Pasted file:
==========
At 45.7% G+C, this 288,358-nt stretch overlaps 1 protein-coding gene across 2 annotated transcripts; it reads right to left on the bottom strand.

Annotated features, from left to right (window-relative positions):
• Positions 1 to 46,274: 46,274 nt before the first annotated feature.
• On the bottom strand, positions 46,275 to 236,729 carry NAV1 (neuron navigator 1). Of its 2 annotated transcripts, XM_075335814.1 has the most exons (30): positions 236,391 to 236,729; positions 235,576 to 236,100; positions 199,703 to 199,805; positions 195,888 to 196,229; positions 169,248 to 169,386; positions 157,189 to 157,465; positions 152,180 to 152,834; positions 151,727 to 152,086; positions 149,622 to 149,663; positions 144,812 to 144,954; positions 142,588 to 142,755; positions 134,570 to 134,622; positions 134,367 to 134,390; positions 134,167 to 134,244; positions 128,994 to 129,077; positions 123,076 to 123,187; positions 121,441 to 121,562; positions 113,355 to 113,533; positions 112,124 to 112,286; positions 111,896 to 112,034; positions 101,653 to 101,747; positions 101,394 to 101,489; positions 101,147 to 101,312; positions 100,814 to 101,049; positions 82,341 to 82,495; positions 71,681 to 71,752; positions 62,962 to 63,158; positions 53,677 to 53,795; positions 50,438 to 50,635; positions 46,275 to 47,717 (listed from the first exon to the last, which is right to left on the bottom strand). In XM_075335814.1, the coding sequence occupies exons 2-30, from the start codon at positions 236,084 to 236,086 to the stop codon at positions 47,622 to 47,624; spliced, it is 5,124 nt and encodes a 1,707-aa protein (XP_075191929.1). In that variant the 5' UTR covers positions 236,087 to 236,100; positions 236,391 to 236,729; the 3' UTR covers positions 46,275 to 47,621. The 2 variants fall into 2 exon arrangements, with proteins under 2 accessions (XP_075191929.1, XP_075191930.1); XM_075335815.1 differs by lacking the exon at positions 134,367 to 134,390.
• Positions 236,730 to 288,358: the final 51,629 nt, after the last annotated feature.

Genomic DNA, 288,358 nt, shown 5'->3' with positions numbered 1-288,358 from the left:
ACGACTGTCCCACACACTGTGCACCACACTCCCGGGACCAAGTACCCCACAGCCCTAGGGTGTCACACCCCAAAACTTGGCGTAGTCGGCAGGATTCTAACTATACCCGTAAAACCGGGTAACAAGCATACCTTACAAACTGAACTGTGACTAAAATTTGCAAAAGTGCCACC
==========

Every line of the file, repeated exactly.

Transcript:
At 45.7% G+C, this 288,358-nt stretch overlaps 1 protein-coding gene across 2 annotated transcripts; it reads right to left on the bottom strand.

Annotated features, from left to right (window-relative positions):
• Positions 1 to 46,274: 46,274 nt before the first annotated feature.
• On the bottom strand, positions 46,275 to 236,729 carry NAV1 (neuron navigator 1). Of its 2 annotated transcripts, XM_075335814.1 has the most exons (30): positions 236,391 to 236,729; positions 235,576 to 236,100; positions 199,703 to 199,805; positions 195,888 to 196,229; positions 169,248 to 169,386; positions 157,189 to 157,465; positions 152,180 to 152,834; positions 151,727 to 152,086; positions 149,622 to 149,663; positions 144,812 to 144,954; positions 142,588 to 142,755; positions 134,570 to 134,622; positions 134,367 to 134,390; positions 134,167 to 134,244; positions 128,994 to 129,077; positions 123,076 to 123,187; positions 121,441 to 121,562; positions 113,355 to 113,533; positions 112,124 to 112,286; positions 111,896 to 112,034; positions 101,653 to 101,747; positions 101,394 to 101,489; positions 101,147 to 101,312; positions 100,814 to 101,049; positions 82,341 to 82,495; positions 71,681 to 71,752; positions 62,962 to 63,158; positions 53,677 to 53,795; positions 50,438 to 50,635; positions 46,275 to 47,717 (listed from the first exon to the last, which is right to left on the bottom strand). In XM_075335814.1, the coding sequence occupies exons 2-30, from the start codon at positions 236,084 to 236,086 to the stop codon at positions 47,622 to 47,624; spliced, it is 5,124 nt and encodes a 1,707-aa protein (XP_075191929.1). In that variant the 5' UTR covers positions 236,087 to 236,100; positions 236,391 to 236,729; the 3' UTR covers positions 46,275 to 47,621. The 2 variants fall into 2 exon arrangements, with proteins under 2 accessions (XP_075191929.1, XP_075191930.1); XM_075335815.1 differs by lacking the exon at positions 134,367 to 134,390.
• Positions 236,730 to 288,358: the final 51,629 nt, after the last annotated feature.

Genomic DNA, 288,358 nt, shown 5'->3' with positions numbered 1-288,358 from the left:
ACGACTGTCCCACACACTGTGCACCACACTCCCGGGACCAAGTACCCCACAGCCCTAGGGTGTCACACCCCAAAACTTGGCGTAGTCGGCAGGATTCTAACTATACCCGTAAAACCGGGTAACAAGCATACCTTACAAACTGAACTGTGACTAAAATTTGCAAAAGTGCCACC